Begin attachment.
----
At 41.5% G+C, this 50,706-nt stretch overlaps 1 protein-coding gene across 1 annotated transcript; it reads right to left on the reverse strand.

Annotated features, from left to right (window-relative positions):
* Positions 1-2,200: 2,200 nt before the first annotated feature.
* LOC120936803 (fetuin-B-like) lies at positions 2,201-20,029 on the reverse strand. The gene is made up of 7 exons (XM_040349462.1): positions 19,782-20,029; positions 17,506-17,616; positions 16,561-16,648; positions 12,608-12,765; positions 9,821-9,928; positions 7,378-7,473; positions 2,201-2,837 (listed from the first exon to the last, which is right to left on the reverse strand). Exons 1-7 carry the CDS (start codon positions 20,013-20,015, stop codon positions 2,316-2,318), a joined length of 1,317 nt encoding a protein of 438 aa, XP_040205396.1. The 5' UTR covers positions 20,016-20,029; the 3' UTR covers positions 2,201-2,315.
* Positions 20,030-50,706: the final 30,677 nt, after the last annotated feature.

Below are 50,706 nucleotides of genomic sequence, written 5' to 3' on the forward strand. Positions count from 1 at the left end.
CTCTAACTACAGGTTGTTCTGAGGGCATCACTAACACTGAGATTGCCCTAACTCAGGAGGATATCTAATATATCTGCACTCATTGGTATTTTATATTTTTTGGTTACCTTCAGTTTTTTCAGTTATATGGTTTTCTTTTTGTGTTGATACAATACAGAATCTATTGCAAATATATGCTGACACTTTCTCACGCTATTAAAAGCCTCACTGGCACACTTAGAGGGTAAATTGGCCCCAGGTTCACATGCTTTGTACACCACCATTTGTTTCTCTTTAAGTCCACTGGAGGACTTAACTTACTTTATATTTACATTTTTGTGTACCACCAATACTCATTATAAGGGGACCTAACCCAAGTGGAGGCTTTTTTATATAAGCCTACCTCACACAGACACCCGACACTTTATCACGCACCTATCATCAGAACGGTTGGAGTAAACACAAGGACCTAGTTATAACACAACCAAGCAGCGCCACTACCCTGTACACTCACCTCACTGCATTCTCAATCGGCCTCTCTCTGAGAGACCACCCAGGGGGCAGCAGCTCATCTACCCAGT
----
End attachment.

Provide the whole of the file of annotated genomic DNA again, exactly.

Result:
At 41.5% G+C, this 50,706-nt stretch overlaps 1 protein-coding gene across 1 annotated transcript; it reads right to left on the reverse strand.

Annotated features, from left to right (window-relative positions):
* Positions 1-2,200: 2,200 nt before the first annotated feature.
* LOC120936803 (fetuin-B-like) lies at positions 2,201-20,029 on the reverse strand. The gene is made up of 7 exons (XM_040349462.1): positions 19,782-20,029; positions 17,506-17,616; positions 16,561-16,648; positions 12,608-12,765; positions 9,821-9,928; positions 7,378-7,473; positions 2,201-2,837 (listed from the first exon to the last, which is right to left on the reverse strand). Exons 1-7 carry the CDS (start codon positions 20,013-20,015, stop codon positions 2,316-2,318), a joined length of 1,317 nt encoding a protein of 438 aa, XP_040205396.1. The 5' UTR covers positions 20,016-20,029; the 3' UTR covers positions 2,201-2,315.
* Positions 20,030-50,706: the final 30,677 nt, after the last annotated feature.

Below are 50,706 nucleotides of genomic sequence, written 5' to 3' on the forward strand. Positions count from 1 at the left end.
CTCTAACTACAGGTTGTTCTGAGGGCATCACTAACACTGAGATTGCCCTAACTCAGGAGGATATCTAATATATCTGCACTCATTGGTATTTTATATTTTTTGGTTACCTTCAGTTTTTTCAGTTATATGGTTTTCTTTTTGTGTTGATACAATACAGAATCTATTGCAAATATATGCTGACACTTTCTCACGCTATTAAAAGCCTCACTGGCACACTTAGAGGGTAAATTGGCCCCAGGTTCACATGCTTTGTACACCACCATTTGTTTCTCTTTAAGTCCACTGGAGGACTTAACTTACTTTATATTTACATTTTTGTGTACCACCAATACTCATTATAAGGGGACCTAACCCAAGTGGAGGCTTTTTTATATAAGCCTACCTCACACAGACACCCGACACTTTATCACGCACCTATCATCAGAACGGTTGGAGTAAACACAAGGACCTAGTTATAACACAACCAAGCAGCGCCACTACCCTGTACACTCACCTCACTGCATTCTCAATCGGCCTCTCTCTGAGAGACCACCCAGGGGGCAGCAGCTCATCTACCCAGT